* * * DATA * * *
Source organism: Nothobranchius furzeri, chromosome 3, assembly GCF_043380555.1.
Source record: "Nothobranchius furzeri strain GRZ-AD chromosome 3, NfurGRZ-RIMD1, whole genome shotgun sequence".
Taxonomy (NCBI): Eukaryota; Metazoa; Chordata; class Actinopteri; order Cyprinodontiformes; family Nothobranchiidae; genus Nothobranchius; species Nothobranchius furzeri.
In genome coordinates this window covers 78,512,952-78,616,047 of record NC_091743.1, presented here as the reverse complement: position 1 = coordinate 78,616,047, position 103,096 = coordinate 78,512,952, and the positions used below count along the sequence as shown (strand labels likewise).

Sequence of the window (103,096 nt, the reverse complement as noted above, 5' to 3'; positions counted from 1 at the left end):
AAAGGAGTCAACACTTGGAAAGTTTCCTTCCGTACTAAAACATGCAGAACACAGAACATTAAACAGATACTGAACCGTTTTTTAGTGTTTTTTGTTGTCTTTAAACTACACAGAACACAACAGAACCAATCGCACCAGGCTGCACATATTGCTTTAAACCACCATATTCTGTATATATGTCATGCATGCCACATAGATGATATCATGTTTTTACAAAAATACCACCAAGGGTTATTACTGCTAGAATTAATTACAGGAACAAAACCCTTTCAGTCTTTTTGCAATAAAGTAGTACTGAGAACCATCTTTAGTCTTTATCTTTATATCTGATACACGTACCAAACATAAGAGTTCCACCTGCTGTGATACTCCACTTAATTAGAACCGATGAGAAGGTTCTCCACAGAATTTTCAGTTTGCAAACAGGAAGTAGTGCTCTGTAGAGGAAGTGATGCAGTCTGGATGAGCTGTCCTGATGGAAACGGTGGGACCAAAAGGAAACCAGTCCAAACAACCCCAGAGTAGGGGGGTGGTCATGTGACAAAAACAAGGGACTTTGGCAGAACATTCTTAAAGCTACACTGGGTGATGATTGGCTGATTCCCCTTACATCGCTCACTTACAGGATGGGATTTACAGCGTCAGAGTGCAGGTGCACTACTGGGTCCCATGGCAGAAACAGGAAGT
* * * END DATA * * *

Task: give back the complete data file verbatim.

Source organism: Nothobranchius furzeri, chromosome 3, assembly GCF_043380555.1.
Source record: "Nothobranchius furzeri strain GRZ-AD chromosome 3, NfurGRZ-RIMD1, whole genome shotgun sequence".
Taxonomy (NCBI): Eukaryota; Metazoa; Chordata; class Actinopteri; order Cyprinodontiformes; family Nothobranchiidae; genus Nothobranchius; species Nothobranchius furzeri.
In genome coordinates this window covers 78,512,952-78,616,047 of record NC_091743.1, presented here as the reverse complement: position 1 = coordinate 78,616,047, position 103,096 = coordinate 78,512,952, and the positions used below count along the sequence as shown (strand labels likewise).

Sequence of the window (103,096 nt, the reverse complement as noted above, 5' to 3'; positions counted from 1 at the left end):
AAAGGAGTCAACACTTGGAAAGTTTCCTTCCGTACTAAAACATGCAGAACACAGAACATTAAACAGATACTGAACCGTTTTTTAGTGTTTTTTGTTGTCTTTAAACTACACAGAACACAACAGAACCAATCGCACCAGGCTGCACATATTGCTTTAAACCACCATATTCTGTATATATGTCATGCATGCCACATAGATGATATCATGTTTTTACAAAAATACCACCAAGGGTTATTACTGCTAGAATTAATTACAGGAACAAAACCCTTTCAGTCTTTTTGCAATAAAGTAGTACTGAGAACCATCTTTAGTCTTTATCTTTATATCTGATACACGTACCAAACATAAGAGTTCCACCTGCTGTGATACTCCACTTAATTAGAACCGATGAGAAGGTTCTCCACAGAATTTTCAGTTTGCAAACAGGAAGTAGTGCTCTGTAGAGGAAGTGATGCAGTCTGGATGAGCTGTCCTGATGGAAACGGTGGGACCAAAAGGAAACCAGTCCAAACAACCCCAGAGTAGGGGGGTGGTCATGTGACAAAAACAAGGGACTTTGGCAGAACATTCTTAAAGCTACACTGGGTGATGATTGGCTGATTCCCCTTACATCGCTCACTTACAGGATGGGATTTACAGCGTCAGAGTGCAGGTGCACTACTGGGTCCCATGGCAGAAACAGGAAGT